Investigators confirm that pills found near Chloe Kotval’s body were fake Percocet containing a lethal dose of fentanyl. She is the youngest Canadian to be killed by fentanyl-laced fake medication, but hardly the first.
Chloe Kotval, a 14 year old Ottawa high school student died on February 14, 2017 after taking a counterfeit pill laced with fentanyl, CBC News reports. According to a subsequent story in Orleans Online, Chloe died as the result of taking counterfeit Percocet.
Orelans Online notes that Chloe is the second Ottawa teenager to die after taking a fentanyl-laced pill. 18 year old Teslin Russell died in similar circumstances in October.
On February 13th, Ottawa Public Health released an alert concerning fentanyl pills masquerading as genuine medication. “In Ontario, and locally, illicit fentanyl has been detected in counterfeit pills manufactured to resemble prescription pills like Percocet. The presence of illicit fentanyl significantly increases the risk of overdose; it is fatal in very small amounts.”
The Ottawa Public Health notice describes just how easy it is to be fooled by this fake medication: “Counterfeit pills can be manufactured to look almost identical to prescription opioids (i.e. Oxycontin, Percocet) and other medications. Obtaining drugs from a non-medical source such as a friend, ordering online, or a drug dealer is very risky and potentially life-threatening as there is no way to know what is actually in them or how toxic they may be. Drugs should only be purchased from a local pharmacy or a medical professional.”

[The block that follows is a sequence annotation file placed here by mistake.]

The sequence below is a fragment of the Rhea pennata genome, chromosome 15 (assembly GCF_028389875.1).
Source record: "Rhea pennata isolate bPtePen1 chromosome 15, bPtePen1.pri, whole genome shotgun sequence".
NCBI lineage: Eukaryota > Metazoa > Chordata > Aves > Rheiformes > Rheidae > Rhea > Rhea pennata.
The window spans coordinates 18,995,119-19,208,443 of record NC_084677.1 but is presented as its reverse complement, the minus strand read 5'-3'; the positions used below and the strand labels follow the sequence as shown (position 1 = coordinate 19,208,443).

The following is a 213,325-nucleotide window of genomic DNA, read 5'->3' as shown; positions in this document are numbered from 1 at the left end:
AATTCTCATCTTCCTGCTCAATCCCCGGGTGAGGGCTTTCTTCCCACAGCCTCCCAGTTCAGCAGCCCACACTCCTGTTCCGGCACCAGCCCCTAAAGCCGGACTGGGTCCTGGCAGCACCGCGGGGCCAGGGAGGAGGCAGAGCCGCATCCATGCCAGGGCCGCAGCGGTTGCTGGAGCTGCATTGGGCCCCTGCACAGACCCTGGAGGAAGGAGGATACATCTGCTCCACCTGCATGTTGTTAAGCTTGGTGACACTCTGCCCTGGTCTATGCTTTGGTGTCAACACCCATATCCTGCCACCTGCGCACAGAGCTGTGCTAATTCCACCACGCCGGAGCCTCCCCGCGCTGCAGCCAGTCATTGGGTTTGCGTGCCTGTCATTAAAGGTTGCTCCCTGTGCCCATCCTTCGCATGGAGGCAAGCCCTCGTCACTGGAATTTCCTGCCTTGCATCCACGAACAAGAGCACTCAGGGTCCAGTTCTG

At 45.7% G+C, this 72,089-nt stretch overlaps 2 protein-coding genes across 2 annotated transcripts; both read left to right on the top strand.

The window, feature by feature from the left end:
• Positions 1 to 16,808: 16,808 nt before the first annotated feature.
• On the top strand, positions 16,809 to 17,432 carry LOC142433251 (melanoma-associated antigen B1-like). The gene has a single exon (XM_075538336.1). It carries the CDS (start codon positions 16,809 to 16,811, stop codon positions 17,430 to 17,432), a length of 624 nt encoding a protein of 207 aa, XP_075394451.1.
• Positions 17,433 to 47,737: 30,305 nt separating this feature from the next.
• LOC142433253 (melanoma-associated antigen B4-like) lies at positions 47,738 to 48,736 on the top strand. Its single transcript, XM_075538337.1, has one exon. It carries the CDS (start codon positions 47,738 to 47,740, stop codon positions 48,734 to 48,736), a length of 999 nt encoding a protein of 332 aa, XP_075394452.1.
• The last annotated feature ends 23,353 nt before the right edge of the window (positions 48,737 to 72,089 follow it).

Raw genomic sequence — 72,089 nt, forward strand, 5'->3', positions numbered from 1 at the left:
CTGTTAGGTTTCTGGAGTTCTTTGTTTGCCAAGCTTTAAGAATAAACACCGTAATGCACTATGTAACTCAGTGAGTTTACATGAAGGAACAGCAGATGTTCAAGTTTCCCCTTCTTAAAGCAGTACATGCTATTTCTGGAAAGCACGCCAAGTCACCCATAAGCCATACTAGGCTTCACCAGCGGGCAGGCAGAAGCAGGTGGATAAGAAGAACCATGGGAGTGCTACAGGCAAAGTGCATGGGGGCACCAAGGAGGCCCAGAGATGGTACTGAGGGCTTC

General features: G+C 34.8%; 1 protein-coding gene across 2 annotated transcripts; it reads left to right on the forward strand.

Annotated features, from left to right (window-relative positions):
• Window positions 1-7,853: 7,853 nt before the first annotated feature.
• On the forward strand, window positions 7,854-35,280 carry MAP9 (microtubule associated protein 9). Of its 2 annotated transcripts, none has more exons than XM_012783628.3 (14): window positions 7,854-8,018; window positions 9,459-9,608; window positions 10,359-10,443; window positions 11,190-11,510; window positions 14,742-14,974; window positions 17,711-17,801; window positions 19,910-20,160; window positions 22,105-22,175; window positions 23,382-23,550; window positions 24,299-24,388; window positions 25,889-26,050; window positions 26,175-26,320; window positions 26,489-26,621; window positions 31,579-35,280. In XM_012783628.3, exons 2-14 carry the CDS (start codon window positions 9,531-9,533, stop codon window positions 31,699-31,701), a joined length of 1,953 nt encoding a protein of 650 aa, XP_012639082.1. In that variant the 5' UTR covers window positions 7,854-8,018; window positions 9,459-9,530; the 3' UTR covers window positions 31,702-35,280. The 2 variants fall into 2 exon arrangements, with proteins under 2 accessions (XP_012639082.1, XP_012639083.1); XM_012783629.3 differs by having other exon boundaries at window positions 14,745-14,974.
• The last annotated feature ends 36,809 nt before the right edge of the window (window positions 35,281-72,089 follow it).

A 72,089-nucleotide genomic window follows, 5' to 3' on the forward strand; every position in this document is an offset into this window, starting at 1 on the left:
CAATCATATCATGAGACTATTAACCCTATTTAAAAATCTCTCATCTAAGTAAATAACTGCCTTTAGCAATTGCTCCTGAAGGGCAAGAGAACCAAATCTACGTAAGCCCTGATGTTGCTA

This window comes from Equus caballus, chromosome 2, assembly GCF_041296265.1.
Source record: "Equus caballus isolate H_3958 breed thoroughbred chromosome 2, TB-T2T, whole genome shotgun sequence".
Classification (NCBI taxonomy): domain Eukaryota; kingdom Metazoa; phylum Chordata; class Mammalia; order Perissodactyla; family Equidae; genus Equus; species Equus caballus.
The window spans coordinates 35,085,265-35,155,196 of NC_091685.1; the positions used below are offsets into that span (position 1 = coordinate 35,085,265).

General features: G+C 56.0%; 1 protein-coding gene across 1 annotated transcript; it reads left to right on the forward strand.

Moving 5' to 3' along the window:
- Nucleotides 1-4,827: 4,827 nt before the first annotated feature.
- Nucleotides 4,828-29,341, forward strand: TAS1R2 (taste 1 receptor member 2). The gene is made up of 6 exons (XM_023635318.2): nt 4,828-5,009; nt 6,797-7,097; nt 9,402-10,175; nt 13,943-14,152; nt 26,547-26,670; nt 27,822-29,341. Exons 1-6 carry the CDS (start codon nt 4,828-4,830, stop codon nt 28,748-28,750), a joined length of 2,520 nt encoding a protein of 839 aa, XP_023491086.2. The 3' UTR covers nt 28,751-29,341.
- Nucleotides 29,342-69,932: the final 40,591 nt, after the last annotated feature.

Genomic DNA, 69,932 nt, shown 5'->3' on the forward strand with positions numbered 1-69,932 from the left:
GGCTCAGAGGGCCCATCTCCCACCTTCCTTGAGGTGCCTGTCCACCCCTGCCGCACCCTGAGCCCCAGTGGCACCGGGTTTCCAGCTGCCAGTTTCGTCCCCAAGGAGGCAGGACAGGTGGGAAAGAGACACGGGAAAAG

In addition to the deaths of these two young women in Ottawa, CBC News reports that fentanyl was detected in 374 overdose deaths in British Columbia between January and October 2016. Dr. David Juurlink, head of clinical pharmacology and toxicology at Sunnybrook Health Sciences Centre in Toronto, and a researcher with the Institute for Clinical Evaluative Sciences (ICES), told CBC that fentanyl and the elephant tranquilizer carfentanil will kill at least 2,000 Canadians a year without drastic action by Canadian authorities.